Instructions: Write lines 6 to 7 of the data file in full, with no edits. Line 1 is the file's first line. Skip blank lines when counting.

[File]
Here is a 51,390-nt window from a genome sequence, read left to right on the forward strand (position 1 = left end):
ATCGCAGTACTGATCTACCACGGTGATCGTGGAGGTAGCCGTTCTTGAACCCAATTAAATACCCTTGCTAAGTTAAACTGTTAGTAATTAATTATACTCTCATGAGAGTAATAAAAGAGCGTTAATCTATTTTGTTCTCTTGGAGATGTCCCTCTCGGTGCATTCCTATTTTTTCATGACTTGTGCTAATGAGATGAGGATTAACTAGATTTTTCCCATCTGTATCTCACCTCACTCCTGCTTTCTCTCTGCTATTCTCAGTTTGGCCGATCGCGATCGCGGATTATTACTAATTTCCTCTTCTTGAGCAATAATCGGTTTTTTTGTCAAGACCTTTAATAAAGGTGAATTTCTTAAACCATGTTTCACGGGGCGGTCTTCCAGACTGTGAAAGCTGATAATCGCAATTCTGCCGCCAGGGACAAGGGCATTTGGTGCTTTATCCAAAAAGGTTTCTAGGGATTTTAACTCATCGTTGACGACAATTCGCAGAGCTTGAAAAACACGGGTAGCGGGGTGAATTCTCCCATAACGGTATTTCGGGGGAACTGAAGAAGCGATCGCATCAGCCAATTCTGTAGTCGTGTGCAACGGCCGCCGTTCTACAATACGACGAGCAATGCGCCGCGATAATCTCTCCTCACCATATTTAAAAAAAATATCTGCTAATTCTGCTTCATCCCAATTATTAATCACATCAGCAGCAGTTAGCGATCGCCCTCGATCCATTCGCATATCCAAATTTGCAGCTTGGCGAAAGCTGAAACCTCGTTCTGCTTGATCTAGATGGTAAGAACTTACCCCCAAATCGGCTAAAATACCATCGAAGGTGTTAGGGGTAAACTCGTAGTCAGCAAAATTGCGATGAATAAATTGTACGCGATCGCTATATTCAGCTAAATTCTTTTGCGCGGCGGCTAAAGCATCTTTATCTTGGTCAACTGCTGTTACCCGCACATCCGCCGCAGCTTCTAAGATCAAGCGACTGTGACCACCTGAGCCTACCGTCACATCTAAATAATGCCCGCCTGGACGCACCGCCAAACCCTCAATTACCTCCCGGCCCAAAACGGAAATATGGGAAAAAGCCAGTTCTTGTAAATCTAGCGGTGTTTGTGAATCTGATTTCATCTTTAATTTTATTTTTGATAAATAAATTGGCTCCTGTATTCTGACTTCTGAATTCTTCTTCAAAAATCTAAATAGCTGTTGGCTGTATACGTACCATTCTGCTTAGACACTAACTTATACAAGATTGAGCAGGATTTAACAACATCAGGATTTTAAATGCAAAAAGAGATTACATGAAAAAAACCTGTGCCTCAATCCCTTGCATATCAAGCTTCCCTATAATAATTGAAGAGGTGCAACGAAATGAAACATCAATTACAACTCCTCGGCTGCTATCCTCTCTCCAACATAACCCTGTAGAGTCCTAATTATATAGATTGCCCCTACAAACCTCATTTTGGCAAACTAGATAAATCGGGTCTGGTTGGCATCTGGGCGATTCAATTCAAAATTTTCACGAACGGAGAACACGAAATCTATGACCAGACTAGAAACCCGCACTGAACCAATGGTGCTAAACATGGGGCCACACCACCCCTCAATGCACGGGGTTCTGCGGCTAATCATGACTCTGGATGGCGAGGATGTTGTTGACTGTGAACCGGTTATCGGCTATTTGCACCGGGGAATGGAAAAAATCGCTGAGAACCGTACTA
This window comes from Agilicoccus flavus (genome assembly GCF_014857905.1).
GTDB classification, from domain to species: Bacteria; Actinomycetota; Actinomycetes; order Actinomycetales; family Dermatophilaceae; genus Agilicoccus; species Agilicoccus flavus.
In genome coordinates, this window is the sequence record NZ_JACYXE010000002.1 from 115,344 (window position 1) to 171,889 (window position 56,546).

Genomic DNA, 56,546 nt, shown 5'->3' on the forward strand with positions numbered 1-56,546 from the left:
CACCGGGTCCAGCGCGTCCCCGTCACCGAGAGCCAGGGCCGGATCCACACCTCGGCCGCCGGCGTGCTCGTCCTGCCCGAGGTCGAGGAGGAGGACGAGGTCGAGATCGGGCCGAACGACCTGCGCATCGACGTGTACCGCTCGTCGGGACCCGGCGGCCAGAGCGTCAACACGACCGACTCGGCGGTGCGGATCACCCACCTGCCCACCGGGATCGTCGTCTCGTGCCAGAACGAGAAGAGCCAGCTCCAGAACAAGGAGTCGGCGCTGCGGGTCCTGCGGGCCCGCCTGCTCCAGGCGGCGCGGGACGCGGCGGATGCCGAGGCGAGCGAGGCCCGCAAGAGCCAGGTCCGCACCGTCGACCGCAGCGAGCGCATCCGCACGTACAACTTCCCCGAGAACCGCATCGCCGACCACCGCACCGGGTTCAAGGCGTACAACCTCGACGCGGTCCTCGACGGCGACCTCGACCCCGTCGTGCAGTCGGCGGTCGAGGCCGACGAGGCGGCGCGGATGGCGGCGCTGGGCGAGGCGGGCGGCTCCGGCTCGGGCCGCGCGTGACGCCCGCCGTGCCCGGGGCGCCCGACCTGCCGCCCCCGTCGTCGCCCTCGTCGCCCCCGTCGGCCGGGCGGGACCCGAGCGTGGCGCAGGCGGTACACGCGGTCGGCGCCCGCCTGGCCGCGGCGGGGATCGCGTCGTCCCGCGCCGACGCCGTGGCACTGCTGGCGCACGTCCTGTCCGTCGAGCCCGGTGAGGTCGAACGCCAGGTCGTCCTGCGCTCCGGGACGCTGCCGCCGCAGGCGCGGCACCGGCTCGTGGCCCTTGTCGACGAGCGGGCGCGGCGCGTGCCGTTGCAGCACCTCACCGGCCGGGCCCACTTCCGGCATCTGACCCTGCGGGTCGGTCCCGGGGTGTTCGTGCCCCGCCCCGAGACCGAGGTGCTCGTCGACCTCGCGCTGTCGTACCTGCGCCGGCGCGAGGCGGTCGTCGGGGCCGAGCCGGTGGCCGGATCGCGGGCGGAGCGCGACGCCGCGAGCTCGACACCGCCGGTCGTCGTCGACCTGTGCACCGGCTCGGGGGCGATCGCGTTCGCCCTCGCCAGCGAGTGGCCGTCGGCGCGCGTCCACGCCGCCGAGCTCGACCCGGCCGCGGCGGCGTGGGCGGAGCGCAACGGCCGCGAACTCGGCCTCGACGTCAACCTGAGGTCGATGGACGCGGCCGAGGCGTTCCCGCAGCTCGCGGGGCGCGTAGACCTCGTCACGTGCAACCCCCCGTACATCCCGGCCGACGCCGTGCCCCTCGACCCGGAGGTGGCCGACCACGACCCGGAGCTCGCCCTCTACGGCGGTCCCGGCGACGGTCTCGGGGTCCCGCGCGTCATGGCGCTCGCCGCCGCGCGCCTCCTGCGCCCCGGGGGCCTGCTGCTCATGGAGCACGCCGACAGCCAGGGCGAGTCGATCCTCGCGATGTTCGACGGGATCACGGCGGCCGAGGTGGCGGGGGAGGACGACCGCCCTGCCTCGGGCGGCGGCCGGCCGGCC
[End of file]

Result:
Genomic DNA, 56,546 nt, shown 5'->3' on the forward strand with positions numbered 1-56,546 from the left:
CACCGGGTCCAGCGCGTCCCCGTCACCGAGAGCCAGGGCCGGATCCACACCTCGGCCGCCGGCGTGCTCGTCCTGCCCGAGGTCGAGGAGGAGGACGAGGTCGAGATCGGGCCGAACGACCTGCGCATCGACGTGTACCGCTCGTCGGGACCCGGCGGCCAGAGCGTCAACACGACCGACTCGGCGGTGCGGATCACCCACCTGCCCACCGGGATCGTCGTCTCGTGCCAGAACGAGAAGAGCCAGCTCCAGAACAAGGAGTCGGCGCTGCGGGTCCTGCGGGCCCGCCTGCTCCAGGCGGCGCGGGACGCGGCGGATGCCGAGGCGAGCGAGGCCCGCAAGAGCCAGGTCCGCACCGTCGACCGCAGCGAGCGCATCCGCACGTACAACTTCCCCGAGAACCGCATCGCCGACCACCGCACCGGGTTCAAGGCGTACAACCTCGACGCGGTCCTCGACGGCGACCTCGACCCCGTCGTGCAGTCGGCGGTCGAGGCCGACGAGGCGGCGCGGATGGCGGCGCTGGGCGAGGCGGGCGGCTCCGGCTCGGGCCGCGCGTGACGCCCGCCGTGCCCGGGGCGCCCGACCTGCCGCCCCCGTCGTCGCCCTCGTCGCCCCCGTCGGCCGGGCGGGACCCGAGCGTGGCGCAGGCGGTACACGCGGTCGGCGCCCGCCTGGCCGCGGCGGGGATCGCGTCGTCCCGCGCCGACGCCGTGGCACTGCTGGCGCACGTCCTGTCCGTCGAGCCCGGTGAGGTCGAACGCCAGGTCGTCCTGCGCTCCGGGACGCTGCCGCCGCAGGCGCGGCACCGGCTCGTGGCCCTTGTCGACGAGCGGGCGCGGCGCGTGCCGTTGCAGCACCTCACCGGCCGGGCCCACTTCCGGCATCTGACCCTGCGGGTCGGTCCCGGGGTGTTCGTGCCCCGCCCCGAGACCGAGGTGCTCGTCGACCTCGCGCTGTCGTACCTGCGCCGGCGCGAGGCGGTCGTCGGGGCCGAGCCGGTGGCCGGATCGCGGGCGGAGCGCGACGCCGCGAGCTCGACACCGCCGGTCGTCGTCGACCTGTGCACCGGCTCGGGGGCGATCGCGTTCGCCCTCGCCAGCGAGTGGCCGTCGGCGCGCGTCCACGCCGCCGAGCTCGACCCGGCCGCGGCGGCGTGGGCGGAGCGCAACGGCCGCGAACTCGGCCTCGACGTCAACCTGAGGTCGATGGACGCGGCCGAGGCGTTCCCGCAGCTCGCGGGGCGCGTAGACCTCGTCACGTGCAACCCCCCGTACATCCCGGCCGACGCCGTGCCCCTCGACCCGGAGGTGGCCGACCACGACCCGGAGCTCGCCCTCTACGGCGGTCCCGGCGACGGTCTCGGGGTCCCGCGCGTCATGGCGCTCGCCGCCGCGCGCCTCCTGCGCCCCGGGGGCCTGCTGCTCATGGAGCACGCCGACAGCCAGGGCGAGTCGATCCTCGCGATGTTCGACGGGATCACGGCGGCCGAGGTGGCGGGGGAGGACGACCGCCCTGCCTCGGGCGGCGGCCGGCCGGCC